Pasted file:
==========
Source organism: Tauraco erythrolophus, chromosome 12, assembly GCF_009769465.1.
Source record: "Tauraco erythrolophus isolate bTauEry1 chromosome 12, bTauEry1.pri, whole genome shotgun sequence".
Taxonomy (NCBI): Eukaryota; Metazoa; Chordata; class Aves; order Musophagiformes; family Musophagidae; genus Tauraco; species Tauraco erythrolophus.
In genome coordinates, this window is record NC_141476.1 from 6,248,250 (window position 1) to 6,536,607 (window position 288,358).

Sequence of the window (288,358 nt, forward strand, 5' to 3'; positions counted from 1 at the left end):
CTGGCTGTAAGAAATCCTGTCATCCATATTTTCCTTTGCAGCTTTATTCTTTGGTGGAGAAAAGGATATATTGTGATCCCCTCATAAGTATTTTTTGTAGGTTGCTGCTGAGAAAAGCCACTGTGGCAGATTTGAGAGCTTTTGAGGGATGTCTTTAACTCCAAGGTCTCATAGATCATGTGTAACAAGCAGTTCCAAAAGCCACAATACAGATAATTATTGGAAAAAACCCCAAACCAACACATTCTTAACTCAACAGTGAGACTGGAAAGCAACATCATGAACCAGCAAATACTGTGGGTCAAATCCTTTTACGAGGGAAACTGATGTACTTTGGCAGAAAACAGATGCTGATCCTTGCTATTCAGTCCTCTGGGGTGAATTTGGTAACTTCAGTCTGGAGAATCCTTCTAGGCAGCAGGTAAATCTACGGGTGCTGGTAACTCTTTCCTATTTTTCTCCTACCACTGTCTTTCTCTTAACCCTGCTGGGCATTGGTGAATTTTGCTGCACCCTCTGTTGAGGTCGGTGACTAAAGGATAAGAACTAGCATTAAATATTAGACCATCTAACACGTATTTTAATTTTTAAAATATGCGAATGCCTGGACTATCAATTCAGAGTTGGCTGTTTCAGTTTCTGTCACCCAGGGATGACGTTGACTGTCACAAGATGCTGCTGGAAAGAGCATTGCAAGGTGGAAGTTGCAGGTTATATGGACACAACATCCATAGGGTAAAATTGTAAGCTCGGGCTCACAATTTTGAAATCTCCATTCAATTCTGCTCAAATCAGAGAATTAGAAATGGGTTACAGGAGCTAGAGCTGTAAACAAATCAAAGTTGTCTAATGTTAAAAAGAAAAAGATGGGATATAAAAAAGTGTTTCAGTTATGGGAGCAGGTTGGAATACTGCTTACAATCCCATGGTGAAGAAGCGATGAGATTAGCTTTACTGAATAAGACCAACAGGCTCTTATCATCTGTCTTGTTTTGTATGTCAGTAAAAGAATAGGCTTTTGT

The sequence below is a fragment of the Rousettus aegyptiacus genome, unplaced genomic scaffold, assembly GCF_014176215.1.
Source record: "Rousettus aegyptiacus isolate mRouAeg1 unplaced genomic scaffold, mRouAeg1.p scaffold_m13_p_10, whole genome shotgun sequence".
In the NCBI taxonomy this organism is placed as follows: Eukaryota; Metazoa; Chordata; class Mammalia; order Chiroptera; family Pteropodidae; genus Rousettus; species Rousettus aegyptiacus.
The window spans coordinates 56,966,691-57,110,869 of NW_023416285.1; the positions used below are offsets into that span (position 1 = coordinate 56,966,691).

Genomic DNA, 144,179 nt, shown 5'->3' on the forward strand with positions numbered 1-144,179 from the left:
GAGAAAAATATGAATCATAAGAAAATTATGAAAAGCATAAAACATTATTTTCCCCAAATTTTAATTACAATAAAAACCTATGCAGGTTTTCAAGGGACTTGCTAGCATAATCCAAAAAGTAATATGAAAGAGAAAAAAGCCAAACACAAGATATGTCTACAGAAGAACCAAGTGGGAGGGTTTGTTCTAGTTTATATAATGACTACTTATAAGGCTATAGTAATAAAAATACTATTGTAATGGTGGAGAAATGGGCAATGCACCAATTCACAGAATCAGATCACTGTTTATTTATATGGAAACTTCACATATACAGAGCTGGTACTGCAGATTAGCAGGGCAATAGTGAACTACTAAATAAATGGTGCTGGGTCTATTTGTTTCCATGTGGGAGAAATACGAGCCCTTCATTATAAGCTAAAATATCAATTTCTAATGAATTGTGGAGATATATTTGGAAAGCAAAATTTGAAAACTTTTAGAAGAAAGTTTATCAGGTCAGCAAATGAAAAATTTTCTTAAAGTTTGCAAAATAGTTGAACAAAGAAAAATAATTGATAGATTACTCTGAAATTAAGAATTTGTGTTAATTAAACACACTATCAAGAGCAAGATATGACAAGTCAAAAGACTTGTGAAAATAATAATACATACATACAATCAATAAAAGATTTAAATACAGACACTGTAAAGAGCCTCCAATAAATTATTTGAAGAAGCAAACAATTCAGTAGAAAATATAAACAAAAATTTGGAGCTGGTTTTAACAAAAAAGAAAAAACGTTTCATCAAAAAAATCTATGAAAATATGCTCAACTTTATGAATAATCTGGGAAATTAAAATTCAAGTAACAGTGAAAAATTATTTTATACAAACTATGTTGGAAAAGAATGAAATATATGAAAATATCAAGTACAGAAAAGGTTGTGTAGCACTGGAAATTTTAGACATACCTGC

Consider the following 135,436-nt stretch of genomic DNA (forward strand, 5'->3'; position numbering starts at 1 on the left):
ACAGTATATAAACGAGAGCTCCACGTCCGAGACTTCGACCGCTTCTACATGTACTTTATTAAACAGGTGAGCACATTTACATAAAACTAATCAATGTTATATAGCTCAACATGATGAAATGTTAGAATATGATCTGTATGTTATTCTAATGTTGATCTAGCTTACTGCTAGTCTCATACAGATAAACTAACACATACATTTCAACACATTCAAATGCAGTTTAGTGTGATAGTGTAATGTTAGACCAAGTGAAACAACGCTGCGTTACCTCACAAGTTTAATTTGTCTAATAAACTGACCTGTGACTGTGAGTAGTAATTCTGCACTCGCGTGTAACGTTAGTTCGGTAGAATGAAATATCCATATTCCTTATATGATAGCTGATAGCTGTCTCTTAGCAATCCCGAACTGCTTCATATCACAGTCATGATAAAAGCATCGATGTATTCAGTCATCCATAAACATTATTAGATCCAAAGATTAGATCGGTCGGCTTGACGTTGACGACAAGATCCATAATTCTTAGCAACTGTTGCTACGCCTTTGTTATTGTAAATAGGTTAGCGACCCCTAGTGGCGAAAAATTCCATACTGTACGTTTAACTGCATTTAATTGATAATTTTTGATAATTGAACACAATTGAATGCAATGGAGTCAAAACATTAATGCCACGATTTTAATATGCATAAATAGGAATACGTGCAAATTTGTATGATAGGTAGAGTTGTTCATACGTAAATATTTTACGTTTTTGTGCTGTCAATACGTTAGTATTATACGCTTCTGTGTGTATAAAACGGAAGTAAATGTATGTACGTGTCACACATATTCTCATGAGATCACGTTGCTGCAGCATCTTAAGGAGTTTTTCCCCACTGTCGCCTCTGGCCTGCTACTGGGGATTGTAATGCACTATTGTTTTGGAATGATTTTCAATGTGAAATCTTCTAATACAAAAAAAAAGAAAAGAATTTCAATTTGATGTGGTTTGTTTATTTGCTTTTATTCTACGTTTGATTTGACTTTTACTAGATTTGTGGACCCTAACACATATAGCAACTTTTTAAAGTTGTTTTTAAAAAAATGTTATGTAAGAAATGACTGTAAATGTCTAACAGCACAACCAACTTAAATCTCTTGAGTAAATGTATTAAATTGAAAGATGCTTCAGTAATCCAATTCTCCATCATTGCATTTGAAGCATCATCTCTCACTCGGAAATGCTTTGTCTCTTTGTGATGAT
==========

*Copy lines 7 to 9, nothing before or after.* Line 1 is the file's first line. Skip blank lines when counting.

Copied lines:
The sequence below is a fragment of the Rousettus aegyptiacus genome, unplaced genomic scaffold, assembly GCF_014176215.1.
Source record: "Rousettus aegyptiacus isolate mRouAeg1 unplaced genomic scaffold, mRouAeg1.p scaffold_m13_p_10, whole genome shotgun sequence".
In the NCBI taxonomy this organism is placed as follows: Eukaryota; Metazoa; Chordata; class Mammalia; order Chiroptera; family Pteropodidae; genus Rousettus; species Rousettus aegyptiacus.